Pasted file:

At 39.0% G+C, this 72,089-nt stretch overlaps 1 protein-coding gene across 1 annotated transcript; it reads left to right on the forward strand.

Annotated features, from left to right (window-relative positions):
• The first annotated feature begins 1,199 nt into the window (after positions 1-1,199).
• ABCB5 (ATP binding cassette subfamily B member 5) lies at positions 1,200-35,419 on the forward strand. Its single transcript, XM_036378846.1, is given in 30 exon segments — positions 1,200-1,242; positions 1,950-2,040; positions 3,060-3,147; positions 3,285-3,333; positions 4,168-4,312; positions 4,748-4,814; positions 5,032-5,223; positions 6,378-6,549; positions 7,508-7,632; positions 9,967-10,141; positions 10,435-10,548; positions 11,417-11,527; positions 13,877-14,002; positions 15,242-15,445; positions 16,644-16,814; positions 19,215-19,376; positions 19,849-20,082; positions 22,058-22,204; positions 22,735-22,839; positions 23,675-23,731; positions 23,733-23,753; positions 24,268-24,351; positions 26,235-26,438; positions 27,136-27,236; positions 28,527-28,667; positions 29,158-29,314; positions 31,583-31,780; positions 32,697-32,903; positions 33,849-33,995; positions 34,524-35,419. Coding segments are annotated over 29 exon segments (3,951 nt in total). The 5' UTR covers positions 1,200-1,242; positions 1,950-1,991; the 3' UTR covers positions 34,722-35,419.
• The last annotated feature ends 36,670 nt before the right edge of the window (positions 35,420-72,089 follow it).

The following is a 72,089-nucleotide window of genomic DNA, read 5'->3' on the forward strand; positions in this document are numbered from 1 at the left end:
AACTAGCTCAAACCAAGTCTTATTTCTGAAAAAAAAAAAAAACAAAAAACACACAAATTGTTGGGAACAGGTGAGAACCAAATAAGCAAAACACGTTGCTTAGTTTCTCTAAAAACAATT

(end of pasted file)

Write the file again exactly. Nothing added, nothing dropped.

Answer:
At 39.0% G+C, this 72,089-nt stretch overlaps 1 protein-coding gene across 1 annotated transcript; it reads left to right on the forward strand.

Annotated features, from left to right (window-relative positions):
• The first annotated feature begins 1,199 nt into the window (after positions 1-1,199).
• ABCB5 (ATP binding cassette subfamily B member 5) lies at positions 1,200-35,419 on the forward strand. Its single transcript, XM_036378846.1, is given in 30 exon segments — positions 1,200-1,242; positions 1,950-2,040; positions 3,060-3,147; positions 3,285-3,333; positions 4,168-4,312; positions 4,748-4,814; positions 5,032-5,223; positions 6,378-6,549; positions 7,508-7,632; positions 9,967-10,141; positions 10,435-10,548; positions 11,417-11,527; positions 13,877-14,002; positions 15,242-15,445; positions 16,644-16,814; positions 19,215-19,376; positions 19,849-20,082; positions 22,058-22,204; positions 22,735-22,839; positions 23,675-23,731; positions 23,733-23,753; positions 24,268-24,351; positions 26,235-26,438; positions 27,136-27,236; positions 28,527-28,667; positions 29,158-29,314; positions 31,583-31,780; positions 32,697-32,903; positions 33,849-33,995; positions 34,524-35,419. Coding segments are annotated over 29 exon segments (3,951 nt in total). The 5' UTR covers positions 1,200-1,242; positions 1,950-1,991; the 3' UTR covers positions 34,722-35,419.
• The last annotated feature ends 36,670 nt before the right edge of the window (positions 35,420-72,089 follow it).

The following is a 72,089-nucleotide window of genomic DNA, read 5'->3' on the forward strand; positions in this document are numbered from 1 at the left end:
AACTAGCTCAAACCAAGTCTTATTTCTGAAAAAAAAAAAAAACAAAAAACACACAAATTGTTGGGAACAGGTGAGAACCAAATAAGCAAAACACGTTGCTTAGTTTCTCTAAAAACAATT